Bob S

8. Nov 6, 2009

### Bob S

Here is what I have for positron and electron range in air (from Evans "The Atomic Nucleus, pgs 622-625)
Range R in milligrams per cm2 of air

R = 412 En

where E is energy in MeV

and n = 1.265 - 0.0954 Ln(E)

For a radioactive source, the electrons and positrons have a continuous energy spectrum up to Emax.

Air at sea level has a density of about 1.2 milligrams per cm3. At 7000 ft elevation, the density is only about 80% of this or 0.96 milligrams per cm3, so the electron's range in cm is about 25% longer. So use the formula in my previous post to calculate R in milligrams per cm2, and divide by the air density in milligrams per cm3 to get the range in cm.

Bob S

Last edited: Nov 6, 2009
9. Nov 8, 2009

### infinite_gbps

Hi Bob,

Thanks a lot.

So if an radioactive isotope has a decay energy of 'a' and a life time in years 'b' does the flux equal the (decay energy * activity)/area it emits into. For some reason I am thinking that the decay energy is the total amount of energy it can give off. Am I right or is the decay energy the constant energy it gives off?

- - - - - - - - - - - - - - - - - - - -

Can I also switch the conversation a little to the attenuation of a gamma ray through a solid of thickness x.

I was using this equation:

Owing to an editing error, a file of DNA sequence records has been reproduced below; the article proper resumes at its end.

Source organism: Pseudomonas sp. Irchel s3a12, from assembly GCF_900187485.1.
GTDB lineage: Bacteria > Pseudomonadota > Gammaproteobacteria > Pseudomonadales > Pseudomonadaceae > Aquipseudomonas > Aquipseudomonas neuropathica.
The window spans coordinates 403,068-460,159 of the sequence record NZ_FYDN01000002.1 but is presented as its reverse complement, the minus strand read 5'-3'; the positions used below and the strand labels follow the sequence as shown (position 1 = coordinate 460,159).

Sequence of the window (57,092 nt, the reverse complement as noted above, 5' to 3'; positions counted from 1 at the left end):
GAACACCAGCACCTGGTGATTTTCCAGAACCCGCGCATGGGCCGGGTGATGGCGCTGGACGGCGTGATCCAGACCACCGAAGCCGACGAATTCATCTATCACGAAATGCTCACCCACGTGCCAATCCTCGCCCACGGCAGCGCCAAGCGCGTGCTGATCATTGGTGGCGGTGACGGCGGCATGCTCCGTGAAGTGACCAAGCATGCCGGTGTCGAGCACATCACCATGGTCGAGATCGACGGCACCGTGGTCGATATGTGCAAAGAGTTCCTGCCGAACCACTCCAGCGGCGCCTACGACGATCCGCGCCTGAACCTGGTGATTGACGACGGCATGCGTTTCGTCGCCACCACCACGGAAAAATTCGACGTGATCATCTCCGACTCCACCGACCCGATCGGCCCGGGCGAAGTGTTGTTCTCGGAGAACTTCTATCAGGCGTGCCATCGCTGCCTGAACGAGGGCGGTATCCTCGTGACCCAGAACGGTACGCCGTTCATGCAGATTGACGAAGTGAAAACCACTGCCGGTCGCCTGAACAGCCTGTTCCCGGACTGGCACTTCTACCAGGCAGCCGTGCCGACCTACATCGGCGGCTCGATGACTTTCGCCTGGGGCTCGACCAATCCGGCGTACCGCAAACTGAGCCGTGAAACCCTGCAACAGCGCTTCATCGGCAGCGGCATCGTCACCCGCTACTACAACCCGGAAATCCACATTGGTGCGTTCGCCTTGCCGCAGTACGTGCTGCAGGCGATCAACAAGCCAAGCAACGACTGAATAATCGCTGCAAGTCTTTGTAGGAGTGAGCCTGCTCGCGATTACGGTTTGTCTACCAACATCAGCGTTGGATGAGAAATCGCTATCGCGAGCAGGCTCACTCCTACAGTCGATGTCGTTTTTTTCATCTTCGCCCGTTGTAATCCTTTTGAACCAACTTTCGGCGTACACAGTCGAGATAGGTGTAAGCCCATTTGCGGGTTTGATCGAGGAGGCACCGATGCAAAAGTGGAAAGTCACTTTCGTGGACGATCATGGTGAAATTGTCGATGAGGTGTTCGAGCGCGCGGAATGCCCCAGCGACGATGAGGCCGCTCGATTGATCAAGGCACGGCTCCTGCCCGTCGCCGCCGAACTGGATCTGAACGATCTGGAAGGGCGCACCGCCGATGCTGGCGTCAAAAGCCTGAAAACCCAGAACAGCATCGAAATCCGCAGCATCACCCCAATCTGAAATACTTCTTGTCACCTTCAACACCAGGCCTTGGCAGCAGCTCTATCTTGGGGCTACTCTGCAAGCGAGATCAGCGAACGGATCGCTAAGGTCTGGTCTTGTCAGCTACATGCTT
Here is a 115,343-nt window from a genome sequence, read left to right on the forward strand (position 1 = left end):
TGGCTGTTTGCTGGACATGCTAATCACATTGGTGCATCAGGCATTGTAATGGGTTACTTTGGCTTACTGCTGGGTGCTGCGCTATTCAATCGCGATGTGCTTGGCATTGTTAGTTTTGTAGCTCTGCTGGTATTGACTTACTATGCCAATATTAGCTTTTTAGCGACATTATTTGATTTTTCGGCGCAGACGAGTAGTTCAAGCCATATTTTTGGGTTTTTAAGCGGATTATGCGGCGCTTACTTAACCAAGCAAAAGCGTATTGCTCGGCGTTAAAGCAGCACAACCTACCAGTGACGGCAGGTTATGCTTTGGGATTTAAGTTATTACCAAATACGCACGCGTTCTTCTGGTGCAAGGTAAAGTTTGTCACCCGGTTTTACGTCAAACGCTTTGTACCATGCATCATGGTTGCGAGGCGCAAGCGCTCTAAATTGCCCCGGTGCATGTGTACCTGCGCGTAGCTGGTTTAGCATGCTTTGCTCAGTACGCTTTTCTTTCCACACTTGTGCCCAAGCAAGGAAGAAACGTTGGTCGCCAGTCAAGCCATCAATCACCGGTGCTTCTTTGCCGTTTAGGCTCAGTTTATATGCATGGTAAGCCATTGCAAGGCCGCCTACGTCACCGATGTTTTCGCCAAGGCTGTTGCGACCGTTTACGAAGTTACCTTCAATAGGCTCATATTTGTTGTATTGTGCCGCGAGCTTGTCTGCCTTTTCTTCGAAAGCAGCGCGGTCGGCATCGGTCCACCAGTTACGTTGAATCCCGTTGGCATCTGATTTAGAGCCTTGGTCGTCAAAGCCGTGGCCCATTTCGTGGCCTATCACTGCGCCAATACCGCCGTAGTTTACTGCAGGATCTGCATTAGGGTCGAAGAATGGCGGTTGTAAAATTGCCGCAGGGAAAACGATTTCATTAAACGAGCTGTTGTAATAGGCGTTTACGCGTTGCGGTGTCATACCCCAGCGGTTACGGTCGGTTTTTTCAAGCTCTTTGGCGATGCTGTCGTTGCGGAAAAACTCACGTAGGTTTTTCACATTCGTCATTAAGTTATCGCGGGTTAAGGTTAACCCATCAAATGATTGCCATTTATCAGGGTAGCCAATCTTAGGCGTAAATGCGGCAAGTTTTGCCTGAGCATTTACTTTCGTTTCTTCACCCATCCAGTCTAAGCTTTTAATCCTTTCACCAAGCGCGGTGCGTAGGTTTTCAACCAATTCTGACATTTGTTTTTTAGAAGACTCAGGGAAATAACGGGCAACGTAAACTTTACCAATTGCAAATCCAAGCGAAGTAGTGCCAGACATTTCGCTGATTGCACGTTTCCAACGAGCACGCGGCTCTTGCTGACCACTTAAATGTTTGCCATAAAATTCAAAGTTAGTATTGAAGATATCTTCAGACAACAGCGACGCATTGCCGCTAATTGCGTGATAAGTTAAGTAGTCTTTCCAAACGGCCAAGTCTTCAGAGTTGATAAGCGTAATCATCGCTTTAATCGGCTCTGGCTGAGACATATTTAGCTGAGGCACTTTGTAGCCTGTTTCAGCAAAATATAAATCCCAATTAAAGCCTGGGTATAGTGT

I(x) = Io * exp(-upx)

where:
u: mass attenuation coefficient
p: density of material
x:thickness of material

So I have no problem calculating the % attenuation but how do I correlate this to the probability that it is stopped in the material.

Does the material absorb the energy that was attenuated? So if it was a detector and the absorbed energy reaches the detection energy then the ray is detected right? Or am I completely wrong in my assumption?

Last edited: Nov 8, 2009
10. Nov 8, 2009

### Bob S

Hi infinite qbps-

The " energy" refers to the energy in electron volts that is released during a single decay. It has no direct relation to the average lifetime of the radiosctive decay.

In alpha decays, the range of the alpha particle is a constant, and the alpha goes nearly exactly the same distance every time a nucleus decays before it stops. In beta decays, this is not true for two reasons.

1) In beta decay, the electron (or positron) has to shere energy with a neutriono in order to conserve lepton number. So the electron (or positron) energy spectrum is continuous from near zero to a fixed maximum, depending on the free energy available.

2) The electron or positron range, for any fixed energy, straggles because of their light mass. So a definite range cannot be assigneed to any particular electron or positron energy.Range for alpha particles is based on the Bethe-Bloch dE/dx equation, which is based on many many Coulomb collisions with atomic electrons. This doesn't work too well for electrons and positrons because of their mass. Photon penetation , however, is well-suited to an exponential exp(-kx) range form, because a single photon absorption event (e.g., Compton scattering) removes the incident photon from the photon flux.
Bob S

Last edited: Nov 8, 2009